Plants: Perfect Planet Protectors!

By Neal Abrams
Meg the mole uses a spade to plant evergreen trees

Long before any animals were roaming across the earth, trees were here helping to make our planet the green, inhabitable place it is today.

Why do trees play such a vital role on the earth? Trees are tall plants with wooden trunks, a canopy of leaves or needles, and roots. Tree leaves contain an important chemical called chlorophyll, which uses the energy in sunlight to convert carbon dioxide and water into all the different chemical compounds trees need to grow and reproduce.

Trees and plants can make their own food. Trees also produce the oxygen gas that all animals need to breathe. This important process is known as photosynthesis. Below the trunk, the root system brings in nutrients and water found in the soil. This complex process allows trees to protect the planet with their own built-in biochemistry. But how?

Trees remove carbon dioxide from the atmosphere, helping to lower greenhouse gas levels and slow climate change. The roots also anchor the soil and help prevent erosion during extreme weather events. The roots can also remove environmental toxins through a process called phytoremediation. Older trees even help decrease the risk of forest fires by limiting the amount of light that shines through the canopy, which prevents flammable smaller plants from growing at all. The tree trunk is made of wood and is also very valuable. Wood is used as a common building material and as a fuel for heating and cooking. Trees are part of an important relationship for protecting our planet.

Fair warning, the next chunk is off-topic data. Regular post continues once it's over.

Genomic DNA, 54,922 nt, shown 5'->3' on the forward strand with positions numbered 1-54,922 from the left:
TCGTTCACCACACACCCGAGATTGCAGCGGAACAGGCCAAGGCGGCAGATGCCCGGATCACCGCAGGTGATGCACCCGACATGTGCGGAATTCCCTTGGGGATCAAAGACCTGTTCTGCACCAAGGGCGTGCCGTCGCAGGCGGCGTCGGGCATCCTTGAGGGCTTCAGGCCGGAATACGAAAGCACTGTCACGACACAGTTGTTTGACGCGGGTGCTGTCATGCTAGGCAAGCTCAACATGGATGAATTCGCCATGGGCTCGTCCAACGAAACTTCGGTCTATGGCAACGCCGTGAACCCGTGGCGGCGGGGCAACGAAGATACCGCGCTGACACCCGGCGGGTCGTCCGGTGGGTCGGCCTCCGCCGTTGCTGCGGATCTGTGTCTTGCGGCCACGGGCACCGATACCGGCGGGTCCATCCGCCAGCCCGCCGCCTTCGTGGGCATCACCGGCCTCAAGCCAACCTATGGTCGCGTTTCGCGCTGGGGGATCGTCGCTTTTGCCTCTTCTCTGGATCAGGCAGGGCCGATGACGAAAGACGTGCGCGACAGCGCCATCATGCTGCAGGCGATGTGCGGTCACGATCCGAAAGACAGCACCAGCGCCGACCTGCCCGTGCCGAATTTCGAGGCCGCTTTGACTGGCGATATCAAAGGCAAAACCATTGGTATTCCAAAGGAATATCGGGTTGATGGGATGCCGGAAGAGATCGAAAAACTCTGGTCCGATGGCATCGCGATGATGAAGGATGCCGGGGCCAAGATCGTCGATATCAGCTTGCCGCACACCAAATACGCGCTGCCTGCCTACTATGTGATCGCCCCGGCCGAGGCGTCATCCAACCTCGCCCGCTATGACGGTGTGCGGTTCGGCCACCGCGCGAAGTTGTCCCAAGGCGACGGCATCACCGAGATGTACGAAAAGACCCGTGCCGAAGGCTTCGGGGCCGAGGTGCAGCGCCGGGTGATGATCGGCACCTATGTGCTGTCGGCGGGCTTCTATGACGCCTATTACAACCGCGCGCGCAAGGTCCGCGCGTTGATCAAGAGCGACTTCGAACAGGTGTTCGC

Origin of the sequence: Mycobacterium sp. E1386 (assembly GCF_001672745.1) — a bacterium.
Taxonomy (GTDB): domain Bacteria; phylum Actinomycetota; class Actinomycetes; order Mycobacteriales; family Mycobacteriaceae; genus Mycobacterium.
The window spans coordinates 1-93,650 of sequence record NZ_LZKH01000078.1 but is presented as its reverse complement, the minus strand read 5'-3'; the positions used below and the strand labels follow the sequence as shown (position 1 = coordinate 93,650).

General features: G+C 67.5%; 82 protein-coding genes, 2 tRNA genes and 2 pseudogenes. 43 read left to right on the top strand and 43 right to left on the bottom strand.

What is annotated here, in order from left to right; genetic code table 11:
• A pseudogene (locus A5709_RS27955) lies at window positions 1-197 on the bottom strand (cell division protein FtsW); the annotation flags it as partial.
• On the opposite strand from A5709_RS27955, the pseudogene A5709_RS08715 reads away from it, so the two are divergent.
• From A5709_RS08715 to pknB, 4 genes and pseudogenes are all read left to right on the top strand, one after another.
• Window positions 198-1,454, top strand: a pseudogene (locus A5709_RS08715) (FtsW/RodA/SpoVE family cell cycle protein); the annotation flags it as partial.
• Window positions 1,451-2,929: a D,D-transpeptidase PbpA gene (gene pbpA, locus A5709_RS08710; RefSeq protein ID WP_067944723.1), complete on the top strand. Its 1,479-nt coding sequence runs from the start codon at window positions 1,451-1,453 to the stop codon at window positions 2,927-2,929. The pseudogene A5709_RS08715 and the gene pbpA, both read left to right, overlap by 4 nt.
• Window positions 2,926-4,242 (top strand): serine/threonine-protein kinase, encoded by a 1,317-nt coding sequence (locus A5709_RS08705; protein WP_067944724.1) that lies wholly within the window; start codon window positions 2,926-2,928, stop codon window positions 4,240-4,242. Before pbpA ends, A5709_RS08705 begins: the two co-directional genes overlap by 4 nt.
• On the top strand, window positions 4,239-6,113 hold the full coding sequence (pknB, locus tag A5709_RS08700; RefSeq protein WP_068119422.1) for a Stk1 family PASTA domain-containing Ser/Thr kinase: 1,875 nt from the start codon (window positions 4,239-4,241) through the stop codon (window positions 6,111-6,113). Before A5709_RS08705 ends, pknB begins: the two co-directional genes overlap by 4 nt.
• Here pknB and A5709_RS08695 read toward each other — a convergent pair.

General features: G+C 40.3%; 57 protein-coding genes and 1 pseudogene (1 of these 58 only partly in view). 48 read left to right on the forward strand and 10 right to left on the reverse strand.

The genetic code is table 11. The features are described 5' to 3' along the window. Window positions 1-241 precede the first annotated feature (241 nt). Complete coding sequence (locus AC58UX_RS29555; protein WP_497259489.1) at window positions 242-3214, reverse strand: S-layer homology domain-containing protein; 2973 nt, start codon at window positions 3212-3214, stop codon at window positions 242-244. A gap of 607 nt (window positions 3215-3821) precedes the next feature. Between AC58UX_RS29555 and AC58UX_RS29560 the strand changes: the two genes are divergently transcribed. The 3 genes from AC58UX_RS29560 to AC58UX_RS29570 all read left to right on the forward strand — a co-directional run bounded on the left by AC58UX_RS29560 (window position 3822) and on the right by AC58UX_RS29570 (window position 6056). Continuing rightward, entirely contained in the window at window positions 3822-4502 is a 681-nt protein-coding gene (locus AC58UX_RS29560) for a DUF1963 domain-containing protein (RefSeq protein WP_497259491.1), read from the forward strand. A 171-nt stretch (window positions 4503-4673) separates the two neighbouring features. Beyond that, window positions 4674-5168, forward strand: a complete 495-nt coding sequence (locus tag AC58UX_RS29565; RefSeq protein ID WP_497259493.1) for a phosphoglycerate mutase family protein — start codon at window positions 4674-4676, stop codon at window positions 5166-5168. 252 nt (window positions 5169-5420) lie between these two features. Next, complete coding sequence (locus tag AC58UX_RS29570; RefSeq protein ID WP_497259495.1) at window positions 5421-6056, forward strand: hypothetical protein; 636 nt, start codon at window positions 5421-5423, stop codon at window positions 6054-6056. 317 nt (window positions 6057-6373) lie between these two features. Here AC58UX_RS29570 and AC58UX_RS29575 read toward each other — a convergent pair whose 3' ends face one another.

How do chemists play a role in the relationship between trees and the earth? Almost every organic compound, from medicines to plastic bags, can be made from the molecules found in trees. But today most chemicals are made from fossil fuels that are found underground. Trees were once the main source of chemical compounds before the discovery of crude oil!

One of the oldest chemical processes that uses wood is papermaking. This process can involve harsh chemicals, and there was a time when the papermaking industry created a lot of pollution. Recently, chemists have been able to develop cleaner ways to make paper by using hot water, high pressure, and other chemicals that are recycled for reuse.

Chemists are also developing technologies to replace gasoline with new fuels made from wood. Someday soon you might be able to say you have a tree-powered car! There are even industries developing new plastic materials from wood products that are composted or recycled without polluting the planet.

Neal Abrams, Ph.D. is Associate Professor of Chemistry, SUNY College of Environmental Science and Forestry.